Outside my window was a scraping branch.

It was only wind returned, moving the tree.


Now after 2 am, it was past time to sleep,

so I went to the master bath to prepare for bed,

the candle an eerie, flickering companion.

Still a bit fearful, I closed the door behind me,

accidentally slamming it loudly in my rush.

A shriek next to me made me drop my candle,

and the room was plunged into abysmal darkness.

Blubbering and wailing on the floor, like a child,

I feared the touch of icy fingers that did not come.

I felt for the candle and retrieved my matches.

A strike, a flame, and enough light to see….

It was just me here. No one more.


I stood to look in the old, black-spotted mirror

glaring at myself with one eye. I know not why.

“Have you nothing to say for yourself?” I asked.

I picked up my unpleasantly worn toothbrush

and looked in vain for my toothpaste,

then resigning myself to using only water.

When a sudden smell of perfume wafted in the air,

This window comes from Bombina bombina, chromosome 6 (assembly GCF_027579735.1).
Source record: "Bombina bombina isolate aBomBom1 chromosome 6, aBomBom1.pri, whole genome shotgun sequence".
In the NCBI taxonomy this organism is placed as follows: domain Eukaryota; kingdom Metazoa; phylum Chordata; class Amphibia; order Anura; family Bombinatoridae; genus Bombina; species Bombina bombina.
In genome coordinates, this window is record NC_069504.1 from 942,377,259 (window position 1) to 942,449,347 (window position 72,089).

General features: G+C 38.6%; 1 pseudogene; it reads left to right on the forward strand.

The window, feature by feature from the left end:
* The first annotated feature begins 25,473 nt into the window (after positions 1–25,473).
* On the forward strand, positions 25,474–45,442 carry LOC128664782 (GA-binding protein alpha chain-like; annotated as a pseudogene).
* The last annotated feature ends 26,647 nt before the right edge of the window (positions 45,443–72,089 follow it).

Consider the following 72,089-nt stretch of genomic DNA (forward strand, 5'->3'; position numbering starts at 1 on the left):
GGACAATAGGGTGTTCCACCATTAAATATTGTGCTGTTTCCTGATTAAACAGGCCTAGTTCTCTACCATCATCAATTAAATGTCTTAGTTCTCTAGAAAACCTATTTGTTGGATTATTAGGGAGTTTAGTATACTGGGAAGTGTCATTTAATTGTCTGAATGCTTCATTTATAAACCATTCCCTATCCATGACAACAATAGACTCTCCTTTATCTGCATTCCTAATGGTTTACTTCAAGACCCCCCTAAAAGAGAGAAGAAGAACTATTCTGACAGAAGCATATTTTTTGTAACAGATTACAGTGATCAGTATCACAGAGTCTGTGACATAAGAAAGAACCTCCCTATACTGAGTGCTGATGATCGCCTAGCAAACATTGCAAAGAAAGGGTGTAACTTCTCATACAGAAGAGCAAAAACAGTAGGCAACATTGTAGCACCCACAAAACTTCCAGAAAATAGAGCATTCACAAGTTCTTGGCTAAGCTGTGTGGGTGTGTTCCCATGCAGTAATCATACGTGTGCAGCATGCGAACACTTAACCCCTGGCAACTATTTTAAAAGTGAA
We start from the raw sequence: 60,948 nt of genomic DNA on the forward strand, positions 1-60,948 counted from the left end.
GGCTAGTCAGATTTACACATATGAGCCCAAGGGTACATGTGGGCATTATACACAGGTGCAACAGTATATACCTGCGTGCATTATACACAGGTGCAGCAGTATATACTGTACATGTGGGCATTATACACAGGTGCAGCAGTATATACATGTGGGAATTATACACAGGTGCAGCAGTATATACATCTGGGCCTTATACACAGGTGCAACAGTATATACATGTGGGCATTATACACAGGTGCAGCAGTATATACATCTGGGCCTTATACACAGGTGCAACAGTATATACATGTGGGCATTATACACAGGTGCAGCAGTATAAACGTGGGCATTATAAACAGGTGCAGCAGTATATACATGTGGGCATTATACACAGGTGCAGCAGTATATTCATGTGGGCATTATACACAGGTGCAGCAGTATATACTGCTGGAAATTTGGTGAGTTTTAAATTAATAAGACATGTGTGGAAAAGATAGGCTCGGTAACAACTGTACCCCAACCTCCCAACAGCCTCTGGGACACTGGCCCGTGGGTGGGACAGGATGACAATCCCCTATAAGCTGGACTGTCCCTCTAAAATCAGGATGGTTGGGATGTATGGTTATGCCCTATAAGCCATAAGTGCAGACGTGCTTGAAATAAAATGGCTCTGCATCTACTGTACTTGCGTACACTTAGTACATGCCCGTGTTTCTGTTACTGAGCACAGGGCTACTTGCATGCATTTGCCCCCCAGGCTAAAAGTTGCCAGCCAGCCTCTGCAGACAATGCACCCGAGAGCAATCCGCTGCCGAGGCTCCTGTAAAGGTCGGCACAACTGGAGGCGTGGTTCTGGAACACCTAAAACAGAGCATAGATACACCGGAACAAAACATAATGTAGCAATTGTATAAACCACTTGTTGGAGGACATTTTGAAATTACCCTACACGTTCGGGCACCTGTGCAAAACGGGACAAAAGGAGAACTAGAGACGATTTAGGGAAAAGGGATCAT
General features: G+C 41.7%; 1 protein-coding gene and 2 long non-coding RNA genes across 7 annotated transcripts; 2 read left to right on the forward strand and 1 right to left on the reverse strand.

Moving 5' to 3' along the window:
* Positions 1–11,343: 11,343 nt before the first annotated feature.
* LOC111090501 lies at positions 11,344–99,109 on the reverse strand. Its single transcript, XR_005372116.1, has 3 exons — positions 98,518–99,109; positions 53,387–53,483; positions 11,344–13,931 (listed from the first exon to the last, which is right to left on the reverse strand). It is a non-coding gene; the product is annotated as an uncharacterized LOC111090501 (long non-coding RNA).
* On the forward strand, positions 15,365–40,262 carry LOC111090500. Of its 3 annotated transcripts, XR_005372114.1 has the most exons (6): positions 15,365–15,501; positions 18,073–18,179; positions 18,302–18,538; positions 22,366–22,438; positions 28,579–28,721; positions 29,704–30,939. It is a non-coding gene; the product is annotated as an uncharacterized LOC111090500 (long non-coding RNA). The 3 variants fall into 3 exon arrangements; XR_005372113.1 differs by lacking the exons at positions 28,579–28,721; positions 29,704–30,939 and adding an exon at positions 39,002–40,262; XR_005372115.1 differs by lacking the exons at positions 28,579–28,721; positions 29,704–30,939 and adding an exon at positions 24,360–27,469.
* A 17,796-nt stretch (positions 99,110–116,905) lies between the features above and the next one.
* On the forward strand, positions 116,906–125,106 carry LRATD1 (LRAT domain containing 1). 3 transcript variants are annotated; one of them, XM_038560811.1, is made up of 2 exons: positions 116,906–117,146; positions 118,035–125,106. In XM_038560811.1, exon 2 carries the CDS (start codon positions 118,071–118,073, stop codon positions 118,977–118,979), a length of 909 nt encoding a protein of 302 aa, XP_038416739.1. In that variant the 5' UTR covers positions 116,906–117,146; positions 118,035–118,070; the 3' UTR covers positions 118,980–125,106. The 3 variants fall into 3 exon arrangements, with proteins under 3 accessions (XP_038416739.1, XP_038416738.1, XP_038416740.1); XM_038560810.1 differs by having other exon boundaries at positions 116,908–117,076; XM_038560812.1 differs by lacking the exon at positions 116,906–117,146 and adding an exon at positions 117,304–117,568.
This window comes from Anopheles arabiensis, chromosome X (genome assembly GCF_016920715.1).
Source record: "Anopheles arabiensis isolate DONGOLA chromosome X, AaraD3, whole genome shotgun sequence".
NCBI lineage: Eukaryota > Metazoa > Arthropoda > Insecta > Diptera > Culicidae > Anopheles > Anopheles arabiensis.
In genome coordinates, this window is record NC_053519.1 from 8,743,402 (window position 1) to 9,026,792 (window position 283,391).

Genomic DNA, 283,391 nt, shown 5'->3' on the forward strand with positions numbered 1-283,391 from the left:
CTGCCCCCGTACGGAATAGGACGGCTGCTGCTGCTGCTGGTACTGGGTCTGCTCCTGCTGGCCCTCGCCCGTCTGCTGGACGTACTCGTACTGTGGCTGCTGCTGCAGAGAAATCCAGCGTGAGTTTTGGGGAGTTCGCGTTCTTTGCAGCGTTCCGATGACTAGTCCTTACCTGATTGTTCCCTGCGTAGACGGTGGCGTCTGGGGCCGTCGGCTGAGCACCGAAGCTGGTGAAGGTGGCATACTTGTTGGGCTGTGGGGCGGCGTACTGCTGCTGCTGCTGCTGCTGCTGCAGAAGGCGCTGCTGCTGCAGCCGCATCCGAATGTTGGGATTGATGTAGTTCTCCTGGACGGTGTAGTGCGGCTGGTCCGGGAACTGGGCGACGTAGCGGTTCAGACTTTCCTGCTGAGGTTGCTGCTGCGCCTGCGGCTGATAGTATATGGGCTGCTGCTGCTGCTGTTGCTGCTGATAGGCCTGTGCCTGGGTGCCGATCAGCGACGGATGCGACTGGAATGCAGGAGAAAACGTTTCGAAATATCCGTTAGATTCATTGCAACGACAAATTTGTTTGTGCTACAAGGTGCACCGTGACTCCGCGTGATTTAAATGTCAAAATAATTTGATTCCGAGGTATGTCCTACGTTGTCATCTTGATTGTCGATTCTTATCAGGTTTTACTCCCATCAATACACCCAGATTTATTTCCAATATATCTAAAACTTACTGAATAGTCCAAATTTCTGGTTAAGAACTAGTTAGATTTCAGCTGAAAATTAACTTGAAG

I remembered the sweet scent of lost Jadis.

I wept for my misfortune that she was gone.

It was my usual bad luck. It most certainly was.


I grimaced at myself, most foully, in the mirror,

and I was shocked to see a young woman’s face appear.

Jadis it was, mouth screaming silently at me to go away!

The door to the bathroom flew open by itself,

and I raced through it to the bed chamber to hide,

deep under dusty covers of my large, curtained bed.

Weeping, I implored God to remove her foul spirit,

for had she not brought me endless misery in life,

with her expectations, and complaints, and weeping?

Something unfortunate had happened on the stairs,

but it most certainly was not my fault at all.


From beneath my covers, hiding my eyes,

I listened to the terrible spirit of Jadis,

walking around the house, weeping and praying,

in the most horrible of ways, like she once did.

I could smell and hear preternaturally well,

the scent of burning sage, sound of salt poured

in the doorways and on the windowsills.

Her prayers of insistent demand, echoed through me.

“Leave, leave, John. You have to go,” she said.

“It’s not my fault you died trying to kill me on the stairs.”

She said such things repeatedly, ‘til nothing more.


I did not understand my encroaching madness,

the insistent feeling that I was becoming hollow.

My bed chamber began to fade from my sight,

as eerie white light cast a dire shadow on the floor

that moved closer every minute, all day, it seemed.

I stood my ground for hours, trembling in fear,